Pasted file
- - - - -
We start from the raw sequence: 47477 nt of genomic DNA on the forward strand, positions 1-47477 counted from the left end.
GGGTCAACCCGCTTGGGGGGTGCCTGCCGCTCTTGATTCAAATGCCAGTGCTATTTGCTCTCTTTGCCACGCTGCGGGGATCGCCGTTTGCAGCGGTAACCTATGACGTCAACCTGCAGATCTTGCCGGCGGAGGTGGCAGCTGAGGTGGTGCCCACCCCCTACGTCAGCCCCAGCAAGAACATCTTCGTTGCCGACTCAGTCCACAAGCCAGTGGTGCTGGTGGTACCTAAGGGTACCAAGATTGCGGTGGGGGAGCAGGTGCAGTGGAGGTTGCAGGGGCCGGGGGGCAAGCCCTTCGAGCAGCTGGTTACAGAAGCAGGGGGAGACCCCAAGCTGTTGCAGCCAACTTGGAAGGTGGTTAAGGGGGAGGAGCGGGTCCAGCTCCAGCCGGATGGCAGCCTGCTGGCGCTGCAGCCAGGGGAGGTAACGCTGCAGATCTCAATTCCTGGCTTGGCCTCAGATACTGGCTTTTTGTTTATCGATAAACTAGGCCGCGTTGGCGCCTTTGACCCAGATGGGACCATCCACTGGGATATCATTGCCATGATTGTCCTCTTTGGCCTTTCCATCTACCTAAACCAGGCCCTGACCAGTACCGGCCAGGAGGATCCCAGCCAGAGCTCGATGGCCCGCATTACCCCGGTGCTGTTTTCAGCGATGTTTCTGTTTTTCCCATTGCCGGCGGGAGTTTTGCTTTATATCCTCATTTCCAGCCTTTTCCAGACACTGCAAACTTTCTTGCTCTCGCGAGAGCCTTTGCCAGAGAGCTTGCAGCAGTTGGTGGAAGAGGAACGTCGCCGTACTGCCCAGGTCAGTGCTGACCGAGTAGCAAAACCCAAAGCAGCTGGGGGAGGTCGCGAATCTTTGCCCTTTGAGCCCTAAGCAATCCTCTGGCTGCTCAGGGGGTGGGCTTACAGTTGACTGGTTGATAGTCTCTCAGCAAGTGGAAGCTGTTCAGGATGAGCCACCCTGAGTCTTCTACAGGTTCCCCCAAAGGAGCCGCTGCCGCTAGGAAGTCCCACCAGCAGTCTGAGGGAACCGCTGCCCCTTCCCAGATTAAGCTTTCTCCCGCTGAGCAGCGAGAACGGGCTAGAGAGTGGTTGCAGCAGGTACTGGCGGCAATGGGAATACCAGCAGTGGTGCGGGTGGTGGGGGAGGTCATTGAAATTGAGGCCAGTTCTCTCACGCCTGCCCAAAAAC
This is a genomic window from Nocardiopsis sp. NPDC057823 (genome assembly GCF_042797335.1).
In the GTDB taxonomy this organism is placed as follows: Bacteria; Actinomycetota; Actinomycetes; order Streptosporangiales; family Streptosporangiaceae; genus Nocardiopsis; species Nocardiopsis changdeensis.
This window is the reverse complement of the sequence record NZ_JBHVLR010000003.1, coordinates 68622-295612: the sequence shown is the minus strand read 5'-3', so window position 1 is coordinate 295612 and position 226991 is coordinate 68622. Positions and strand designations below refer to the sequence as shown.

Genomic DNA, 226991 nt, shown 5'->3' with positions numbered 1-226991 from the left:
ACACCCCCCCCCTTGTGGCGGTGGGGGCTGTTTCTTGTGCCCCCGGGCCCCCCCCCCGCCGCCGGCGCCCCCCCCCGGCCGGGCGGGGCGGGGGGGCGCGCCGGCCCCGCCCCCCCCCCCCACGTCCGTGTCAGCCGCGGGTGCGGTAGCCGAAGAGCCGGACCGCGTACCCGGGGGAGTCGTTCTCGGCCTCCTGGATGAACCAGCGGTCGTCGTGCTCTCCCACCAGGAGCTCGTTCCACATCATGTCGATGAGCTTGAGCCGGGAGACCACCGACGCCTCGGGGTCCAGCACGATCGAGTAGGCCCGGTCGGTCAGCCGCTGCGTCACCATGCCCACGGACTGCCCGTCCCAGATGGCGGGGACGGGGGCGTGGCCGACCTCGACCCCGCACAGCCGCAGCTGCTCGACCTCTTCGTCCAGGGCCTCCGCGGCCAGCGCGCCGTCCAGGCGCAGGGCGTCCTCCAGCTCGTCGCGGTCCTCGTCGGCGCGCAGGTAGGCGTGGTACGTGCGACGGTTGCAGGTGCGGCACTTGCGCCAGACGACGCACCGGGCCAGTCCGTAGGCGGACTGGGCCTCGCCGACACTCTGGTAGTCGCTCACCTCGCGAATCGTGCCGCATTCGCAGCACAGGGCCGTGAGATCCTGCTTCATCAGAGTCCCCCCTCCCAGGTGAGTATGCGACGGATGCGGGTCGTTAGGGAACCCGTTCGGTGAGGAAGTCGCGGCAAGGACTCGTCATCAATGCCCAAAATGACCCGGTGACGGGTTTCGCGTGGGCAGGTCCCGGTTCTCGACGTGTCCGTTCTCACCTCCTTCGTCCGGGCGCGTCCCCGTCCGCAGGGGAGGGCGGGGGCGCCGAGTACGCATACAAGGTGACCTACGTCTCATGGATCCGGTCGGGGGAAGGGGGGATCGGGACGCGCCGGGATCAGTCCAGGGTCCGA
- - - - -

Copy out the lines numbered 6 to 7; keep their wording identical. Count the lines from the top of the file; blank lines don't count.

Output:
Genomic DNA, 226991 nt, shown 5'->3' with positions numbered 1-226991 from the left:
ACACCCCCCCCCTTGTGGCGGTGGGGGCTGTTTCTTGTGCCCCCGGGCCCCCCCCCCGCCGCCGGCGCCCCCCCCCGGCCGGGCGGGGCGGGGGGGCGCGCCGGCCCCGCCCCCCCCCCCCACGTCCGTGTCAGCCGCGGGTGCGGTAGCCGAAGAGCCGGACCGCGTACCCGGGGGAGTCGTTCTCGGCCTCCTGGATGAACCAGCGGTCGTCGTGCTCTCCCACCAGGAGCTCGTTCCACATCATGTCGATGAGCTTGAGCCGGGAGACCACCGACGCCTCGGGGTCCAGCACGATCGAGTAGGCCCGGTCGGTCAGCCGCTGCGTCACCATGCCCACGGACTGCCCGTCCCAGATGGCGGGGACGGGGGCGTGGCCGACCTCGACCCCGCACAGCCGCAGCTGCTCGACCTCTTCGTCCAGGGCCTCCGCGGCCAGCGCGCCGTCCAGGCGCAGGGCGTCCTCCAGCTCGTCGCGGTCCTCGTCGGCGCGCAGGTAGGCGTGGTACGTGCGACGGTTGCAGGTGCGGCACTTGCGCCAGACGACGCACCGGGCCAGTCCGTAGGCGGACTGGGCCTCGCCGACACTCTGGTAGTCGCTCACCTCGCGAATCGTGCCGCATTCGCAGCACAGGGCCGTGAGATCCTGCTTCATCAGAGTCCCCCCTCCCAGGTGAGTATGCGACGGATGCGGGTCGTTAGGGAACCCGTTCGGTGAGGAAGTCGCGGCAAGGACTCGTCATCAATGCCCAAAATGACCCGGTGACGGGTTTCGCGTGGGCAGGTCCCGGTTCTCGACGTGTCCGTTCTCACCTCCTTCGTCCGGGCGCGTCCCCGTCCGCAGGGGAGGGCGGGGGCGCCGAGTACGCATACAAGGTGACCTACGTCTCATGGATCCGGTCGGGGGAAGGGGGGATCGGGACGCGCCGGGATCAGTCCAGGGTCCGA